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The onset of high-mass star formation in the direct vicinity of the Galactic mini-starburst W43

Beuther, Henrik, Tackenberg, Jochen, Linz, Henrik, Henning, Thomas, Krause, Oliver, Ragan, Sarah, Nielbock, Markus, Launhardt, Ralf, Schmiedeke, Anika, Schuller, Frederic, Carlhoff, P, Nguyen-Luong, Q and Sakai, T 2012. The onset of high-mass star formation in the direct vicinity of the Galactic mini-starburst W43. Astronomy and Astrophysics 538 (Februa) , A11. 10.1051/0004-6361/201117850

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Context. The earliest stages of high-mass star formation are still poorly characterized. Densities, temperatures and kinematics are crucial parameters for simulations of high-mass star formation. It is also unknown whether the initial conditions vary with environment. Aims: We want to investigate the youngest massive gas clumps in the environment of extremely active star formation. Methods: We selected the IRDC 18454 complex, directly associated with the W43 Galactic mini-starburst, and observed it in the continuum emission between 70 μm and 1.2 mm with Herschel, APEX and the 30 m telescope, and in spectral line emission of N2H+ and 13CO with the Nobeyama 45 m, the IRAM 30 m and the Plateau de Bute Interferometer. Results: The multi-wavelength continuum study allows us to identify clumps that are infrared dark even at 70 μm and hence the best candidates to be genuine high-mass starless gas clumps. The spectral energy distributions reveal elevated temperatures and luminosities compared to more quiescent environments. Furthermore, we identify a temperature gradient from the W43 mini-starburst toward the starless clumps. We discuss whether the radiation impact of the nearby mini-starburst changes the fragmentation properties of the gas clumps and by that maybe favors more high-mass star formation in such an environment. The spectral line data reveal two different velocity components of the gas at 100 and 50 km s-1. While chance projection is a possibility to explain these components, the projected associations of the emission sources as well as the prominent location at the Galactic bar - spiral arm interface also allow the possibility that these two components may be spatially associated and even interacting. Conclusions: High-mass starless gas clumps can exist in the close environment of very active star formation without being destroyed. The impact of the active star formation sites may even allow for more high-mass stars to form in these 2nd generation gas clumps. This particular region near the Galactic bar - spiral arm interface has a broad distribution of gas velocities, and cloud interactions may be possible.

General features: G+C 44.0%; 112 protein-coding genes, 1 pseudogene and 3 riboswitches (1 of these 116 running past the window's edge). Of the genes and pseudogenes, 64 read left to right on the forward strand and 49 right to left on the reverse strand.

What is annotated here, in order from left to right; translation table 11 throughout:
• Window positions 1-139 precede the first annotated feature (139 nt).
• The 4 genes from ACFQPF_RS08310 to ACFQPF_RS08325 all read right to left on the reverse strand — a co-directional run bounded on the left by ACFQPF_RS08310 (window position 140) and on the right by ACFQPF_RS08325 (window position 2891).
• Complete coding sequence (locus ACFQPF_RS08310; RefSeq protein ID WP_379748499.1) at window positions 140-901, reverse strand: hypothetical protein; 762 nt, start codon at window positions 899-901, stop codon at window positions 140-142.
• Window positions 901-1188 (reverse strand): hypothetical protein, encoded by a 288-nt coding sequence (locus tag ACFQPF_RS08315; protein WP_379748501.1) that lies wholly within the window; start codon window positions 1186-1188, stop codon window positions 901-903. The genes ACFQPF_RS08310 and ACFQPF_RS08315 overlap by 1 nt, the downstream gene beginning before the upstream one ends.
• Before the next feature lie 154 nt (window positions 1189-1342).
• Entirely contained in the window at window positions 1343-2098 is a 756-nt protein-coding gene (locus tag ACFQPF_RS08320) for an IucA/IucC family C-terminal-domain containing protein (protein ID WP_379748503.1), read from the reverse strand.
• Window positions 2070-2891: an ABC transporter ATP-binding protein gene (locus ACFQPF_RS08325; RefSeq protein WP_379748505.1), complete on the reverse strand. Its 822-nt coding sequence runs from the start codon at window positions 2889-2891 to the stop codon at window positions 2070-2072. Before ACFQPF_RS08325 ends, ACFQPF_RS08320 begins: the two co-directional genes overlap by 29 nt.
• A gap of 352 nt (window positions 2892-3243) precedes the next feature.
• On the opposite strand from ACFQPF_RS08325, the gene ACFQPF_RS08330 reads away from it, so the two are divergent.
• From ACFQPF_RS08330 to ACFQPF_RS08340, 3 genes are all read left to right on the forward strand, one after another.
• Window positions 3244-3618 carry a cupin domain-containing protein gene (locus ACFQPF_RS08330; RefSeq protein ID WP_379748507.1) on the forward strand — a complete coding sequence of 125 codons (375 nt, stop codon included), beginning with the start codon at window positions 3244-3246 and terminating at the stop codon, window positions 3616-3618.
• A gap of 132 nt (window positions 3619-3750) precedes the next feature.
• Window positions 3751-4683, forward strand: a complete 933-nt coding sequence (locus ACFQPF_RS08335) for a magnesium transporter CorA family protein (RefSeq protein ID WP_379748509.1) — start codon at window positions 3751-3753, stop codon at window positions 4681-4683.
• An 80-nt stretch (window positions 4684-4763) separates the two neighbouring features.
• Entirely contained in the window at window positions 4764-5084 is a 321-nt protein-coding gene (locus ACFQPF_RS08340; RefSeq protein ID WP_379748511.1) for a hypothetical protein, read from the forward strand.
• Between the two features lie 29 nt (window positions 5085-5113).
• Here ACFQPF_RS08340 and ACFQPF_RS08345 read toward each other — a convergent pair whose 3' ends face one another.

Item Type: Article
Date Type: Publication
Status: Published
Schools: Physics and Astronomy
Subjects: Q Science > QB Astronomy
Publisher: EDP Sciences
ISSN: 0004-6361
Date of First Compliant Deposit: 27 November 2017
Date of Acceptance: 22 November 2011
Last Modified: 28 Nov 2017 22:04

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